Category: NAVAL ARCHITECTURE | Views: 1065 | | Comments (0)

A Fast and Explicit Method for Simulating Flooding and Sinkage Scenarios of Ships

   The main objective of this thesis is the development of a fast, stable and reasonably accurate numerical simulation method to predict and revisit flooding scenarios in the time domain. A comparison with the results of a standard benchmark model test and the re-investigation of the EUROPEAN GATEWAY, the HERAKUON and the ESTONIA accidents arc performed for validation purposes. The aim of the presented method is to fill the gap between simple hydrostatic stability evaluations and more sophisticated but time consuming sea-keeping simulation methods. The method is implemented in the ship design software environment E4, a first-principle ship design software used and developed at the Institute of Ship Design and Ship Safety of the Technical University of Hamburg together with partners from the German shipbuilding industry, among others the Flensburger Shipyard. This environment provides direct access to the complete ship data model and already implemented computational algorithms. Introduction; Theory and basic equations; Flooding of complex ship compartmentations; Violation with model test results; Accident investigations; Conclusion and outlook; Determination of Henry's constant; Derivation of the free outflow flux; Fill level averaging for free outflow.

Category: NAVAL ARCHITECTURE | Views: 1069 | | Comments (0)

Course Of Ships Stability and Trim

   The objective of this training course presented by the Faculty of Navigation of Maritime University Constanta is to make easier for the students to get familiarized with the basics of the naval architecture. The reader will find useful information in this book covering such areas of naval architecture and stability science as form coefficients, TCM, ship load lines, COG and COB, transverse statical stability and conditions of stability, initial transverse metacentre, effect of free surface and suspended weights, list and trim, wall-sided formula, inclining test, practical usage of the information to solve ship loading problems, and many more.

Category: NAVAL ARCHITECTURE | Views: 3020 | | Comments (0)

Ship Resistance and Propulsion

 

   Introduction; Propulsive power and basic components of ship resistance; Model-ship correlation and extrapolation; Restricted water breadth and depth; Resistance components measurement; Thrust and wake deduction; Numerical estimation of resistance; Ship resistance design data; Propulsor types and propeller characteristics; Hull form design; Powering process; Numerical methods for propeller analysis; Propulsor design data; Applications; Background physics; Derivation of Eggers formula for wave resistance; Tabulations of resistance and propulsor design data.

 

Category: NAVAL ARCHITECTURE | Views: 4504 | | Comments (0)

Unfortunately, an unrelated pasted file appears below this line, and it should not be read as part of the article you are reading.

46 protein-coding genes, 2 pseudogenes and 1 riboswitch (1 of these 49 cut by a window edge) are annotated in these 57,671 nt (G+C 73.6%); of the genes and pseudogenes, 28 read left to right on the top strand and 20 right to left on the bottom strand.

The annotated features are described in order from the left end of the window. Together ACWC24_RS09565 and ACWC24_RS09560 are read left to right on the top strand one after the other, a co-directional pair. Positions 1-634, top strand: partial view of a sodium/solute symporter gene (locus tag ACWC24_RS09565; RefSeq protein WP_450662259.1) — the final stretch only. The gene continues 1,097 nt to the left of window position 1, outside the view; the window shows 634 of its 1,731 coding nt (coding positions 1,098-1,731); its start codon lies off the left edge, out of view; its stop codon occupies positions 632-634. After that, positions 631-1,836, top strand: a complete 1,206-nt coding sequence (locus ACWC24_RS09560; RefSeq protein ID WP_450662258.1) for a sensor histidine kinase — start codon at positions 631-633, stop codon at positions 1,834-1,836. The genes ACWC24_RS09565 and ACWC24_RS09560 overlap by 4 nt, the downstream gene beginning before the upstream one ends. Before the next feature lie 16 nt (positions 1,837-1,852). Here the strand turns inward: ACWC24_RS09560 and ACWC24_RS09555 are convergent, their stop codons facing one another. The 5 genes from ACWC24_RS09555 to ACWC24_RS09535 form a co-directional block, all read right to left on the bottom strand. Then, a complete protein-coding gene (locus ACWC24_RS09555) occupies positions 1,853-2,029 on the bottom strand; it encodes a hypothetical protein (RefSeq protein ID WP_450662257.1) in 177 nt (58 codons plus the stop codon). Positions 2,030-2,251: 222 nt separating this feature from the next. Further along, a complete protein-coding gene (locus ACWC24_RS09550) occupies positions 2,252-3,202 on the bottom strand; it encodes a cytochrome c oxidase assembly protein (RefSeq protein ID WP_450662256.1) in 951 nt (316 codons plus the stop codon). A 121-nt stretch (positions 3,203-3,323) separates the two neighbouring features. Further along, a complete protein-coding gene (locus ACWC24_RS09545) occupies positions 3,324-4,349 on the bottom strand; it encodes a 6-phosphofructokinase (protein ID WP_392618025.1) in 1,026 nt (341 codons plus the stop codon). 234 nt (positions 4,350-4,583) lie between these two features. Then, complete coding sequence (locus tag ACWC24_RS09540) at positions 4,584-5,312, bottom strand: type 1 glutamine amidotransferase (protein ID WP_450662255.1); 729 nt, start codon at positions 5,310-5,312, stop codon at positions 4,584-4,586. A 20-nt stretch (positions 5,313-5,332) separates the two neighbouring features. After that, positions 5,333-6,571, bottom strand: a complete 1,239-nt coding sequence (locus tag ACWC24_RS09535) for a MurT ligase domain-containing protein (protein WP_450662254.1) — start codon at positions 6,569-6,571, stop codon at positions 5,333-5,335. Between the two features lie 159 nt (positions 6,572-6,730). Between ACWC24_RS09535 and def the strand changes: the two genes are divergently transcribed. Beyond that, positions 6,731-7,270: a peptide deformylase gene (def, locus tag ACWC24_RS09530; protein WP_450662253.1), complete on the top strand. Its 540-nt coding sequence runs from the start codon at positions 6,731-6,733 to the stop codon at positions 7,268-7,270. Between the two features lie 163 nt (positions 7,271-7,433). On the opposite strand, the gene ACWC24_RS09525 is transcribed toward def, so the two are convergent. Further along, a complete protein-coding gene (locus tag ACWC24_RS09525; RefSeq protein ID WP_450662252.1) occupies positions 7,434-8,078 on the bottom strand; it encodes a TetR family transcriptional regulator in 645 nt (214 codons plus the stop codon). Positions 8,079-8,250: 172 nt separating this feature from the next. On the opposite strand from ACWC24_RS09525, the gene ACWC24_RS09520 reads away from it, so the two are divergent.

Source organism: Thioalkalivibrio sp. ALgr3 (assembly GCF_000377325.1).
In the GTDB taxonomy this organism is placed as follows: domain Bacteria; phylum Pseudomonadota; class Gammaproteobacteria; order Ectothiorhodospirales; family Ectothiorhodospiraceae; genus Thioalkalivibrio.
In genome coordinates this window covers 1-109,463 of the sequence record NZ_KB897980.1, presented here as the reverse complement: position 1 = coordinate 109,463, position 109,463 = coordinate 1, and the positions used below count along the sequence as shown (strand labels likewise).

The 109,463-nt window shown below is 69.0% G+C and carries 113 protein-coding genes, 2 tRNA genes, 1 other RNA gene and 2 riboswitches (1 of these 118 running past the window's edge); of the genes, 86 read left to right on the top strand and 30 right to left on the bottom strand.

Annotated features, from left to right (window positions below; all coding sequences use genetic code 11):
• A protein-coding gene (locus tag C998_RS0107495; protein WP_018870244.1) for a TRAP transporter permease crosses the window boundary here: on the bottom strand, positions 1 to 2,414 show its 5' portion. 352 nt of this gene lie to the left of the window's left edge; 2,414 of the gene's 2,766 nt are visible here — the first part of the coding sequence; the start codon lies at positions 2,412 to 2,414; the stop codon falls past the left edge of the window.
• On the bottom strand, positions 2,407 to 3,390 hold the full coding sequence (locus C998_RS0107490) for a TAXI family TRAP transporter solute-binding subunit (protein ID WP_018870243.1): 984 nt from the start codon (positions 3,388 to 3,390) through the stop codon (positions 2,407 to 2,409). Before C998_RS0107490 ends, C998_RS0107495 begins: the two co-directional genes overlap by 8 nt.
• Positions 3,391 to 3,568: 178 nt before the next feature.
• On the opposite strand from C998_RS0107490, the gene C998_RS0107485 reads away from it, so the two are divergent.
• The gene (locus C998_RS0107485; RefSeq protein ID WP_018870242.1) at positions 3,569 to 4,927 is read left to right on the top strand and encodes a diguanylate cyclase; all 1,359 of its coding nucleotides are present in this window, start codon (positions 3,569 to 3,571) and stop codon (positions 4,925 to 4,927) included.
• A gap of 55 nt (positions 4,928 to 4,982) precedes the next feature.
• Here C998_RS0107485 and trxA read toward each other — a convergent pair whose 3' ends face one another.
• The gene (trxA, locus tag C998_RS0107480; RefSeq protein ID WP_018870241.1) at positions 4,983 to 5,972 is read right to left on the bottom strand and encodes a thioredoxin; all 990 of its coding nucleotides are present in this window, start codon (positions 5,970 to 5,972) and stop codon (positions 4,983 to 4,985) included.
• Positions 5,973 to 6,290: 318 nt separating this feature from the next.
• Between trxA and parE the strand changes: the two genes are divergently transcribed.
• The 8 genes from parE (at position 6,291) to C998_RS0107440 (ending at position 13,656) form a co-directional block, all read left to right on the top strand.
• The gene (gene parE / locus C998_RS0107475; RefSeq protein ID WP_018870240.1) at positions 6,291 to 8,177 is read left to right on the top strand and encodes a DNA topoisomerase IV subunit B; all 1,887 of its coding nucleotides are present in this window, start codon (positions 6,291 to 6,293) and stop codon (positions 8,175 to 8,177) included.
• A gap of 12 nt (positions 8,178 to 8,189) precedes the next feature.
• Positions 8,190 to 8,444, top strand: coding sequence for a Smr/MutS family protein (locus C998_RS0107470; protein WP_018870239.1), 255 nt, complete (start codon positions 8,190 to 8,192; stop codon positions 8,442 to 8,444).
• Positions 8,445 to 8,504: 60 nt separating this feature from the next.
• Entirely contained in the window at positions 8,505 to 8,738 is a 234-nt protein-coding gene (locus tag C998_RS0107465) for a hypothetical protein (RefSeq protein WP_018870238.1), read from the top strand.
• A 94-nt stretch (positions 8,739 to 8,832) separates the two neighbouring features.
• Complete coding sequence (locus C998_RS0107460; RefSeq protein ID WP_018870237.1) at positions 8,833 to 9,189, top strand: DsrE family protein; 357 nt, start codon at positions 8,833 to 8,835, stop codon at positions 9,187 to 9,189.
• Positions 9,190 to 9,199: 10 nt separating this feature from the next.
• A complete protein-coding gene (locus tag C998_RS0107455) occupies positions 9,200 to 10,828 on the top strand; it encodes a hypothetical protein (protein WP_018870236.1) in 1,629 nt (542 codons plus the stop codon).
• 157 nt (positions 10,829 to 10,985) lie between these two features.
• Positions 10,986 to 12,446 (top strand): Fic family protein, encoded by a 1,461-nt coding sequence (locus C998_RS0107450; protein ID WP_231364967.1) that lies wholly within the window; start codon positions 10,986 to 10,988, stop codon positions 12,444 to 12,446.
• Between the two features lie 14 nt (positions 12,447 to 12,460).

Marine Hydrodynamics

   The applications of hydrodynamics to naval architecture and ocean engineering have expanded dramatically in recent years. Ship design has been related increasingly to the results of scientific research, and a new field of ocean engineering has emerged from the utilization of offshore resources. The number of technical symposia and journals has increased in proportion to this expansion, but the publication of textbooks has not kept pace. This volume has been prepared to satisfy the need for a textbook on the applications of hydrodynamics to marine problems. These pages have evolved from lecture notes prepared for a first-year graduate subject in the Department of Ocean Engineering at MIT, and used subsequently for undergraduate and graduate courses at several other universities. Most of the students involved have taken an introductory course in fluid mechanics, but the necessary fundamentals are presented in a self-contained manner. A knowledge of advanced calculus is assumed, including vector analysis and complex-variable theory.

Category: NAVAL ARCHITECTURE | Views: 3233 | | Comments (0)

Ship Stability - Notes and Examples   This publication on naval architecture will be of particular use to helpful to ship Masters as well as Mates and Engineering Officers preparing for SQA/MSA examinations. It will also help the students of Naval Architecture and Ship Technology on ONC, HND, HNC courses, and first years on undergraduate degree courses. The book may be used as a reference aid to ship's crew and shorebased staff dealing with ship handling. The main objective of the book is to assist students with passing exams in Ship Stability by presenting as many as 66 worked examples together with supplementary 50 exercise examples with final answers only...

Category: NAVAL ARCHITECTURE | Views: 5235 | | Comments (0)

Ship Stability by DOKMAR